UCA students present research at the state capitol

More than 67 science, technology, engineering and mathematics students from across Arkansas gathered at the state capitol to demonstrate their research findings for the annual Arkansas STEM Posters at the Capitol on Feb. 8. Eight students from the College of Natural Sciences and Mathematics at University of Central Arkansas presented posters.

Since 2012 (with the exception of 2021 due to the COVID-19 pandemic), college students presented STEM-based research in poster presentations on the second floor of the capitol rotunda. Arkansas STEM Posters at the Capitol is open to the public with invitations to elected officials. 

“UCA has taken the lead in organizing this event over the past decade,” said Steven O’Connell, chair of the UCA Department of Geography and an organizer of the event. “The initiative is to get students in a position where they can present that research and the impact of that research to members of the legislature, constitutional officers and, to some degree, the general public who would not normally get to see that research so that they can see the amazing things our students are doing across the state.” 

Pat Desrochers, chair of UCA Department of Chemistry and Biochemistry, led the effort for Arkansas STEM Posters at the Capitol until 2020 and modeled it after similar events at other universities, namely Murray State University in Kentucky. The Council on Undergraduate Research promotes poster events at state capitols to mirror the Posters on the Hill events in Washington, D.C.

UCA Students Haley Cox, Elisabeth Hicklin and Nathan Taylor stand in front of a scientific poster during the Arkansas Stem Posters at the Capitol event.

UCA Students Haley Cox, Elisabeth Hicklin and Nathan Taylor stand in front of a scientific poster during the Arkansas Stem Posters at the Capitol event.

Haley Cox and Elisabeth Hicklin, two sophomore chemistry students, are conducting research they hope will lead to sustainable lab-created fossil fuels. 

“This type of research has been done before, but we’re looking at ways to increase yield,” Hicklin said. “We’ve found good results using a microwave reaction versus a reflux system, but one stipulation is that it will stick around. We’re trying to come up with creative ways to purify the staple and remove our solvent off.”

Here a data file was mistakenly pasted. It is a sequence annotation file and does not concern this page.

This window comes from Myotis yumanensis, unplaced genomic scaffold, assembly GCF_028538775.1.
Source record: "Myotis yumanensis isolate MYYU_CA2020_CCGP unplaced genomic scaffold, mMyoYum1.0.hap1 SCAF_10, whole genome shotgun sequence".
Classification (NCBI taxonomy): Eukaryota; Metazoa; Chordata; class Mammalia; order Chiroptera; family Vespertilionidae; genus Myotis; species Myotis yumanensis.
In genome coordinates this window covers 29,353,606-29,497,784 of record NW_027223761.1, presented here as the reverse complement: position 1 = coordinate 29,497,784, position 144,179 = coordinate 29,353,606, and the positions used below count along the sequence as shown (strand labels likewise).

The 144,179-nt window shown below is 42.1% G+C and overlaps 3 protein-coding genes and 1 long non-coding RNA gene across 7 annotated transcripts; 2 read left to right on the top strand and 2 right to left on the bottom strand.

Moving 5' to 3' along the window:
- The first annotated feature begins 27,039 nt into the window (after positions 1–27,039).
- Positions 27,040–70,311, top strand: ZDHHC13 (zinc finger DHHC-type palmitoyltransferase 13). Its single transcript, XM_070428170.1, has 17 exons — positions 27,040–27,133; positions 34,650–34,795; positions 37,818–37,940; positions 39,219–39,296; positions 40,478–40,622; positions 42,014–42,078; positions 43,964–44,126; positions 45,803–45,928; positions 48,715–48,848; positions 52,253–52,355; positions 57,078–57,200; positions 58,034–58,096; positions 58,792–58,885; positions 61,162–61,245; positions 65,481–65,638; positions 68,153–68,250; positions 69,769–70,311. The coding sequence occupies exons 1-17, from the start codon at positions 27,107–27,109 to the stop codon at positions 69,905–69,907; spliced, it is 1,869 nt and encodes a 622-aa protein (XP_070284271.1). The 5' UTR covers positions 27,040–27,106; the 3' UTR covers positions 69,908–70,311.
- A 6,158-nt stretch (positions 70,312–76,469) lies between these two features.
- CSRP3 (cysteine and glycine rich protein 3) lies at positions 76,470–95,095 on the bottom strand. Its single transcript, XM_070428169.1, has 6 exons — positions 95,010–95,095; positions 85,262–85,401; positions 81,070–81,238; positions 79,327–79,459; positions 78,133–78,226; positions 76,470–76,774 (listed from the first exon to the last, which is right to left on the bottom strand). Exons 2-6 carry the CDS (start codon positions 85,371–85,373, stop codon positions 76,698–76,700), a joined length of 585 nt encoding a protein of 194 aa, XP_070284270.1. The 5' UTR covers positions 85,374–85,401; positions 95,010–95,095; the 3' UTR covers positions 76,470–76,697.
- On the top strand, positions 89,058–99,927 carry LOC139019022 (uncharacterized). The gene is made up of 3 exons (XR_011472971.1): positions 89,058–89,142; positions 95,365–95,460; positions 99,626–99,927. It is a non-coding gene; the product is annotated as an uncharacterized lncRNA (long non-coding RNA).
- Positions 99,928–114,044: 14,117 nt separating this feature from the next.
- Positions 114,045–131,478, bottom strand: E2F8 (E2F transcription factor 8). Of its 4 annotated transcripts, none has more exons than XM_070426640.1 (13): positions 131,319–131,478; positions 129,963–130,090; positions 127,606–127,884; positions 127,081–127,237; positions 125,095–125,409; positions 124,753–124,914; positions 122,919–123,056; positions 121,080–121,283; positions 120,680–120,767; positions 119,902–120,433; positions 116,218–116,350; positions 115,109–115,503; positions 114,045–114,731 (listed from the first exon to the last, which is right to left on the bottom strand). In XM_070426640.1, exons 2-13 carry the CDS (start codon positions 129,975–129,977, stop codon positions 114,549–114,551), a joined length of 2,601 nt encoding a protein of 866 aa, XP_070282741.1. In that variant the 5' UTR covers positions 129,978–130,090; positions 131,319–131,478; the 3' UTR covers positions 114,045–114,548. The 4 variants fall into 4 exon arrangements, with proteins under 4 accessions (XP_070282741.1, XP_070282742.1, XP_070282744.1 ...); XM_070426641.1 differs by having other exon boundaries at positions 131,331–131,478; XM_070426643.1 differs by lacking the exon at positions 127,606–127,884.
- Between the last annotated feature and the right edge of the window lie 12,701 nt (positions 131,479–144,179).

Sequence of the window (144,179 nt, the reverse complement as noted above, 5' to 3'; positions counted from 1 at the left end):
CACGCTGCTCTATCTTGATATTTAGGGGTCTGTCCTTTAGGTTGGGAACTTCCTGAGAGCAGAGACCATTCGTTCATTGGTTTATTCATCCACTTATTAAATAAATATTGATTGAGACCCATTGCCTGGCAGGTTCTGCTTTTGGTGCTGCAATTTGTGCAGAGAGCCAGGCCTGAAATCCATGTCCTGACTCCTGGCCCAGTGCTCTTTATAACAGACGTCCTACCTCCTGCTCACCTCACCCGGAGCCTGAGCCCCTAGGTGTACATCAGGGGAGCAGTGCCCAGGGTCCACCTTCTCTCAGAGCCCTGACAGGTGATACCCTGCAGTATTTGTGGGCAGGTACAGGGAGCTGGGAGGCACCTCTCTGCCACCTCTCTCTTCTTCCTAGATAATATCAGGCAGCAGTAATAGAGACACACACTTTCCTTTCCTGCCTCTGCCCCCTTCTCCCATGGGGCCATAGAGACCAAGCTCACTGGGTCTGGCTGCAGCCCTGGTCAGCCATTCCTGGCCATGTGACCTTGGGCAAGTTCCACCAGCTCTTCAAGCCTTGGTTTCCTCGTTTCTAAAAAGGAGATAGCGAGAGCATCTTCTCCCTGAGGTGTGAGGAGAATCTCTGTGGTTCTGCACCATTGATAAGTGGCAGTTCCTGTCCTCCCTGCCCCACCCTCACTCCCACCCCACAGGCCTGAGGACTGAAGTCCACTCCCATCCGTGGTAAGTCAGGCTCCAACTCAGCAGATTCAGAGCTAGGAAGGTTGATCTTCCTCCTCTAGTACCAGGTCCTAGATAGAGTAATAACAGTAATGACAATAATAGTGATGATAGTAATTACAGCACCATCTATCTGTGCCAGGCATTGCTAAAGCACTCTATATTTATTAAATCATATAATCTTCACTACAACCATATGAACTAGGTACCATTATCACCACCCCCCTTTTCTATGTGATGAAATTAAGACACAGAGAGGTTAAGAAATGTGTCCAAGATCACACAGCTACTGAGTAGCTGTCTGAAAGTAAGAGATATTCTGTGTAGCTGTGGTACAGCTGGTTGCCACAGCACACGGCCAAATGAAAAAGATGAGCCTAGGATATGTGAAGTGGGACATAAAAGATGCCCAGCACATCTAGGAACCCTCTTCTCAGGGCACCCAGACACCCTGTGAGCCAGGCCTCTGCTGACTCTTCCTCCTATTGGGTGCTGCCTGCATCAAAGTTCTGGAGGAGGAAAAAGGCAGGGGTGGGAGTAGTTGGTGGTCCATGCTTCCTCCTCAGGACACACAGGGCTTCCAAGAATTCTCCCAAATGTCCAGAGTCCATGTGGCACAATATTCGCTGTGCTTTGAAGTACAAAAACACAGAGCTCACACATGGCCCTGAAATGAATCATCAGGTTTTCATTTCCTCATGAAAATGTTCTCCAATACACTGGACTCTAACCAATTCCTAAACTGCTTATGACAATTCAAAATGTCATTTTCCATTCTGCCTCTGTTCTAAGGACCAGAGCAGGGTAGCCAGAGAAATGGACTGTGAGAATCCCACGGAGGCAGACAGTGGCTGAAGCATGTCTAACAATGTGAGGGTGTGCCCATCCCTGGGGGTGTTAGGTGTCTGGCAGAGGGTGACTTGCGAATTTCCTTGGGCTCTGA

Cox, a sophomore from Vilonia, thought she wanted to be a lawyer until she took fundamentals of chemistry with Kevin Barber, a visiting assistant professor in UCA’s Department of Chemistry and Biochemistry.  

“I fell in love with chemistry at that point and chose to be chemistry major,” Cox said. 

While this is her first time presenting her research at the state capitol, Cox has presented multiple posters as a UCA student. She left the capitol with new ideas. 

“I got a lot of good feedback from some chemists that I’m planning to take back and implement,” Cox said. “It was a good experience.” 

CNSM graduate student Willow Harper’s poster was titled, “Modeling Pre-Euro-American Settlement Forest Composition, Structure and Spatial Pattern in the Ouachita Mountain Ecoregion, Arkansas, USA.” 

“Modern forests have changed dramatically from what they were in the past, especially before the arrival of European settlers in the region,” Harper said. “My hope is that this model of historical vegetation can be used by land managers in restoring some of the historical ecosystems. 

Harper has been digitizing early surveys dating back to 1813 to map out topography and soil changes. She became interested in general land office surveys after she graduated with a bachelor’s in geography in 2021. 

“My advisor, Dr. Will Flatley, introduced this to me, and I find it fascinating that we have such an old and detailed record of vegetation,” Harper said. “It is really an underutilized resource, so that was part of my motivation. We have such good data, but it is a pain to make it available for this kind of research. As part of my project, I semi-automated the process of plotting all of these trees out in hopes that people can build off of it and use my data to do more historical reconstructions.”

Nathan Taylor, a sophomore biology major from White Hall, has been working on his research for a little less than a year.

“Dr. [Lei] Yang has been an amazing mentor for me. He taught me everything I needed to know to know about inorganic and organic history,” Taylor said. “He invited me to do research with him. I’m excited to work on this project.” 

Taylor, along with UCA graduate Dillion Rea, student Hanna Russell and Yang, is studying synthesis and characterization of copper complexes supported by binucleating ligands. 

“We’re hoping to reduce carbon dioxide and convert it into other products like methane or ethylene,” Taylor said. “We’re using ligands – think scaffolding – and a copper center to hopefully get the complex to react to CO2.”

The researchers combine the ligands with copper salts and other solvents to create new complexes and see how the complexes react with carbon dioxide. 

Each of the students was well prepared for their presentations and broke down complicated scientific terms for any lay person to understand. Hicklin said she was nervous at first but loved being able to apply the lessons she learned in her chemistry classes to research she can apply to improving the world around her. 

“It’s nerve wracking because you’re presenting to governing officials of Arkansas, and you wonder ‘Am I going to do okay?’” Hicklin said. “But after presenting a couple of times, I’ve found my groove. It’s nice because you get to go and share your work with the public and say, ‘This is what I have been able to work on because of your investment in us. Here’s how we’re trying to give back.’”